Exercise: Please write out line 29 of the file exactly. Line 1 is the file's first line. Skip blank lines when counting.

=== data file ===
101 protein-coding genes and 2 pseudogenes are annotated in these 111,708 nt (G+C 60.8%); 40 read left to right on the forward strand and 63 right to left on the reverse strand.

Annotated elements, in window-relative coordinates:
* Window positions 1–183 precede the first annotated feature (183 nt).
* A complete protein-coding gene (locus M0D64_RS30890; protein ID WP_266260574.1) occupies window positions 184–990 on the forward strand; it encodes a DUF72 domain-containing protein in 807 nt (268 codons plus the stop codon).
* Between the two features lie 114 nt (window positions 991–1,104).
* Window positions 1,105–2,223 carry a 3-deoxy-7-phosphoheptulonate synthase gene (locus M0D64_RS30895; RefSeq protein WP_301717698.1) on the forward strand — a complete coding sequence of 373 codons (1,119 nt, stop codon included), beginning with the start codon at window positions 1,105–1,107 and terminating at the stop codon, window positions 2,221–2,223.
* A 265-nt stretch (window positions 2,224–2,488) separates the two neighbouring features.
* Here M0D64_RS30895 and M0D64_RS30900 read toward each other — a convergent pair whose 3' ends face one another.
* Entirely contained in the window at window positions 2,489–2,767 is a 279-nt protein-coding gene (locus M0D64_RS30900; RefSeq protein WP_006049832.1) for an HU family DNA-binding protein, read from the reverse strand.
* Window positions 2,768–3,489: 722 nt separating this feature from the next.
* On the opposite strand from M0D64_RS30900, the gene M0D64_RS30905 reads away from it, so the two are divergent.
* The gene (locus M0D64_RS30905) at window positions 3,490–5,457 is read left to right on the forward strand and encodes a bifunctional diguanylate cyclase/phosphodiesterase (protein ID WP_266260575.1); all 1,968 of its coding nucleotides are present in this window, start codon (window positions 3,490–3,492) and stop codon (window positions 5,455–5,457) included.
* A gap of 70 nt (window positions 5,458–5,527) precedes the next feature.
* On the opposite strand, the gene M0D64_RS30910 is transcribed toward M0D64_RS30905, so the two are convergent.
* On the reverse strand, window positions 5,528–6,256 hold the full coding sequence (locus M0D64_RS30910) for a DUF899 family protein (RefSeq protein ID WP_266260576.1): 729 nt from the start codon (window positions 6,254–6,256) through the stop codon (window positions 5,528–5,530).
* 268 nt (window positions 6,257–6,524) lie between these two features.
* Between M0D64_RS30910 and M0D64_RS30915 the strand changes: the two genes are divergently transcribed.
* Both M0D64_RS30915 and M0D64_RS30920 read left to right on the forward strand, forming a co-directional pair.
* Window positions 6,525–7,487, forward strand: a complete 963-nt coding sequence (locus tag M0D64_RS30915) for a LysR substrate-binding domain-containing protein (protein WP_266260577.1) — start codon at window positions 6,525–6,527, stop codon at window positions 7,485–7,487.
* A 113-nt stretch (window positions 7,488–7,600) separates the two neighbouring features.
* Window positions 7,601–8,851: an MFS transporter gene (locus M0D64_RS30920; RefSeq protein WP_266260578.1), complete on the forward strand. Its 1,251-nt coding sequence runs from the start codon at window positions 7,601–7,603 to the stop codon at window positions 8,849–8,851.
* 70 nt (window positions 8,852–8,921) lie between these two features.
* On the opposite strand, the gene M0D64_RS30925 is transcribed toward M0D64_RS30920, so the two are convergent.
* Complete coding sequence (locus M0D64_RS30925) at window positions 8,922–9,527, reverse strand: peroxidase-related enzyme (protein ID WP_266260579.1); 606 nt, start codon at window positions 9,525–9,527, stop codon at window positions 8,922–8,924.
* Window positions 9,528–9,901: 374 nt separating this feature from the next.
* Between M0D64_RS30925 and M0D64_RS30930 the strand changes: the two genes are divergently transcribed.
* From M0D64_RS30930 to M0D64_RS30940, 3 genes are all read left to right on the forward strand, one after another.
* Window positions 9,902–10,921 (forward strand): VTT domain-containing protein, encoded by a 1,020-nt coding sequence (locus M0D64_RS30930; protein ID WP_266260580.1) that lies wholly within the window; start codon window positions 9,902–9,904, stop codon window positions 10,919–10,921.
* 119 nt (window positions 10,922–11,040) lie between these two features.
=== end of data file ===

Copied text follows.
* 119 nt (window positions 10,922–11,040) lie between these two features.